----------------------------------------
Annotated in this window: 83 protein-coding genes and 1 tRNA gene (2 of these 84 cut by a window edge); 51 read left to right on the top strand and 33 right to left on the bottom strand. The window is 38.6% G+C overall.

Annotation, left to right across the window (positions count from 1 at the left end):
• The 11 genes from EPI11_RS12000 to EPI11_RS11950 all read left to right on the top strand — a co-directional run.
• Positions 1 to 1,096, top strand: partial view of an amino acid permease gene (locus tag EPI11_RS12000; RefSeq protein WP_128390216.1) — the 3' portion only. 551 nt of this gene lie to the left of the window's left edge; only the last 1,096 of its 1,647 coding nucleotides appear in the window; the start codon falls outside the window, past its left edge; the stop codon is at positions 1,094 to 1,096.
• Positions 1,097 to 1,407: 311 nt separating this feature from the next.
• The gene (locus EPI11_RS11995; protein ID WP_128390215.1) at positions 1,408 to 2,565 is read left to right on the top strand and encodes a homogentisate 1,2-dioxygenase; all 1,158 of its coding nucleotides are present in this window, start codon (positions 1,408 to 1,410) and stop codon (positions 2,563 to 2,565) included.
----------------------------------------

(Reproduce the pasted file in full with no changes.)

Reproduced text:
Annotated in this window: 83 protein-coding genes and 1 tRNA gene (2 of these 84 cut by a window edge); 51 read left to right on the top strand and 33 right to left on the bottom strand. The window is 38.6% G+C overall.

Annotation, left to right across the window (positions count from 1 at the left end):
• The 11 genes from EPI11_RS12000 to EPI11_RS11950 all read left to right on the top strand — a co-directional run.
• Positions 1 to 1,096, top strand: partial view of an amino acid permease gene (locus tag EPI11_RS12000; RefSeq protein WP_128390216.1) — the 3' portion only. 551 nt of this gene lie to the left of the window's left edge; only the last 1,096 of its 1,647 coding nucleotides appear in the window; the start codon falls outside the window, past its left edge; the stop codon is at positions 1,094 to 1,096.
• Positions 1,097 to 1,407: 311 nt separating this feature from the next.
• The gene (locus EPI11_RS11995; protein ID WP_128390215.1) at positions 1,408 to 2,565 is read left to right on the top strand and encodes a homogentisate 1,2-dioxygenase; all 1,158 of its coding nucleotides are present in this window, start codon (positions 1,408 to 1,410) and stop codon (positions 2,563 to 2,565) included.